A data firm backed by Eric Schmidt, the former executive chairman of Alphabet, Google's parent company, is now on the campaign payroll of nearly every top Democratic presidential contender, Federal Election Commission filings show.
Schmidt, who in June stepped away from his post at Alphabet, but continues to have a pipeline to Google's leadership by acting as a technical adviser to its board, helped Civis Analytics round up $22 million shortly after the 2016 elections. Schmidt also aided Hillary Clinton's campaign through another tech startup during that time. The former Google chair is a partial owner of Civis and also sits on the firm's board of directors.
It was announced in April that Civis Analytics would be working on behalf of Joe Biden's presidential campaign to help the former vice president connect with younger voters and small donors. On June 14, Biden's campaign paid $32,000 to Civis for technology services, filings show.
Civis, however, is not performing work solely for the Biden campaign. The Schmidt-backed group appears on the campaign payroll of nearly every top Democrat seeking to oust President Donald Trump from office.
Sen. Elizabeth Warren's (D., Mass.) presidential campaign committee has paid $51,255.29 to Civis for research consulting. Sen. Cory Booker's campaign disbursed $47,000 to the data firm for software between March and late April.
In addition to Biden, Warren, and Booker, Sen. Kamala Harris's presidential campaign paid Civis $24,000 for an analytics platform. Sen. Bernie Sanders's (I., Vt.) campaign spent $18,000 on research from the firm. Other Democratic candidates, such as Beto O'Rourke and Sen. Kirsten Gillibrand (D., N.Y.), have also tapped Civis for its services this election cycle.
The firm has also collected payments this year from America Votes Action Fund, a nonprofit that bills itself as the "coordination hub" of the progressive movement; Fair Fight, a group started by failed Georgia gubernatorial candidate Stacey Abrams; NextGen Climate Action, founded by Democratic presidential candidate and billionaire Tom Steyer; the Democratic Senatorial Campaign Committee; and the Democratic National Committee, among others.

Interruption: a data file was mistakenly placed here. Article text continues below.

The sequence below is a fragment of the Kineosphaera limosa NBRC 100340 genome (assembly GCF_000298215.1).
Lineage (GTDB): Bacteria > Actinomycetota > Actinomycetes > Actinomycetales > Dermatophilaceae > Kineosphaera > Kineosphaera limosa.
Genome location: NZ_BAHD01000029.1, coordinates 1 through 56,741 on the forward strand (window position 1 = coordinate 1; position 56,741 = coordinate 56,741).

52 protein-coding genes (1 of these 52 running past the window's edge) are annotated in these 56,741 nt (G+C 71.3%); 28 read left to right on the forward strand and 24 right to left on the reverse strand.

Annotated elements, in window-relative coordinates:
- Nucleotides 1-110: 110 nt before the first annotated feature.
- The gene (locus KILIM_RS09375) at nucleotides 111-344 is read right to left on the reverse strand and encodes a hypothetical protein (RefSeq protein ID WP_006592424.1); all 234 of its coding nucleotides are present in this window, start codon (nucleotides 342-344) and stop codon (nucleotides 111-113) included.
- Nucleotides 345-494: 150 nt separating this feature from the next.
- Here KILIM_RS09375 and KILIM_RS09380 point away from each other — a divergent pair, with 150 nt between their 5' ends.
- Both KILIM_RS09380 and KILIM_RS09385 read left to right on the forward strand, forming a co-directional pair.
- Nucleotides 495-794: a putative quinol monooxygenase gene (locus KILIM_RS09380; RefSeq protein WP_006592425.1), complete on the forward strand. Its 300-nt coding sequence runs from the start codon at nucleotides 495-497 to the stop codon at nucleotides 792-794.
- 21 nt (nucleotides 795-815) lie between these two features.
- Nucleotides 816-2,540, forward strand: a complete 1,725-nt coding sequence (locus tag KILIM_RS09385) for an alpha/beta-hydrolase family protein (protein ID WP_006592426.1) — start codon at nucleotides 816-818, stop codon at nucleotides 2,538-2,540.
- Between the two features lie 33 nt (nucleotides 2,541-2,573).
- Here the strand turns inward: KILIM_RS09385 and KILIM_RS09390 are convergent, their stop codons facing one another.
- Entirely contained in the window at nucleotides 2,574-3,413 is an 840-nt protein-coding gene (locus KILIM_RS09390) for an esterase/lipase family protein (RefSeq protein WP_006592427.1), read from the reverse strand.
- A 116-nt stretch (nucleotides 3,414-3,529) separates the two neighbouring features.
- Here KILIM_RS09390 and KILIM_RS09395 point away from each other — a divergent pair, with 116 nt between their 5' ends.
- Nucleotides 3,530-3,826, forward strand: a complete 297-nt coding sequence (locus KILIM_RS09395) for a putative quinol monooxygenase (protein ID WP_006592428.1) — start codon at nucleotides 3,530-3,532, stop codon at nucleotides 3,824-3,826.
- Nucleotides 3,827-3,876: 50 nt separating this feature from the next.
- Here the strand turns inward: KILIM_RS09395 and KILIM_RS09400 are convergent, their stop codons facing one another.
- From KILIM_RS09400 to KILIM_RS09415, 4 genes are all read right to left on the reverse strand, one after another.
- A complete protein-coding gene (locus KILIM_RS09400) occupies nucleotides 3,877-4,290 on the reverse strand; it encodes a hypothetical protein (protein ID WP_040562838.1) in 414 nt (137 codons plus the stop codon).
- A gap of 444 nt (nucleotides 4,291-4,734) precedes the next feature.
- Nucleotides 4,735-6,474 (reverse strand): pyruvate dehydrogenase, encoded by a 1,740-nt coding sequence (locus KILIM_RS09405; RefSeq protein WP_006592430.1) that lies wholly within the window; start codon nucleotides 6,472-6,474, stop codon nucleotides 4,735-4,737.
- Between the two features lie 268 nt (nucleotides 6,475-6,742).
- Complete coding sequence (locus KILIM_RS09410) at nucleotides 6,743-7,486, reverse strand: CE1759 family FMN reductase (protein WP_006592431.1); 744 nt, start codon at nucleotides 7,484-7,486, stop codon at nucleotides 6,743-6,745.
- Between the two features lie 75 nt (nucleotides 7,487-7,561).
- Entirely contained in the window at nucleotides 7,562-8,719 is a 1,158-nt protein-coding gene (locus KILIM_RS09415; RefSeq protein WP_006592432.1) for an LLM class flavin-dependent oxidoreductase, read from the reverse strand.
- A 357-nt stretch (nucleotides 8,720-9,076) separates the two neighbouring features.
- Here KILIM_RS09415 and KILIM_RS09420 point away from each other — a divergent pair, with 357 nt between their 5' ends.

Civis Analytics was "born" out of President Obama's reelection campaign after Schmidt, who worked as a recruiter and trainer for the campaign, approached Dan Wagner, the chief analytics officer of the campaign, about starting a tech company at the conclusion of the 2012 elections.
"An advisor on President Obama’s re-election campaign, Eric first met Dan Wagner and the denizens of the Analytics Department on their home turf: in the Cave during their 4:30 p.m. dance break known as ‘Club Claster,'" an early 2017 cached version of a now-deleted page on the company's website reads.
"As the sole investor in Civis Analytics, Eric has done more than keep the party going as an engaged mentor to the business and product teams and occasional attendee at staff meetings."
Schmidt also worked directly with Hillary Clinton's 2016 campaign through a separate tech startup.
Schmidt's work was referenced in a memo attached to an email in the hacked Podesta documents, but the exact group where he was performing the work was never mentioned by name in the memo sent amongst the Clinton campaign staffers.
However, a tech startup called The Groundwork, which received seed funding from Schmidt, was ultimately paid $700,000 by Clinton's campaign. The Groundwork was developed through a company called Timshel, which was founded by Michael Slaby, the former chief integration and innovation officer for Obama's reelection campaign. Schmidt later appeared at Clinton's "victory" party wearing a staff badge.
The Democratic Congressional Campaign Committee appears to have been the first political committee to pay Civis Analytics, with that payment making its way to the firm in early 2014. Civis has since collected millions from a long list of liberal entities.
Schmidt did not provide comment on Civis now being on the campaign payroll of the top Democratic candidates.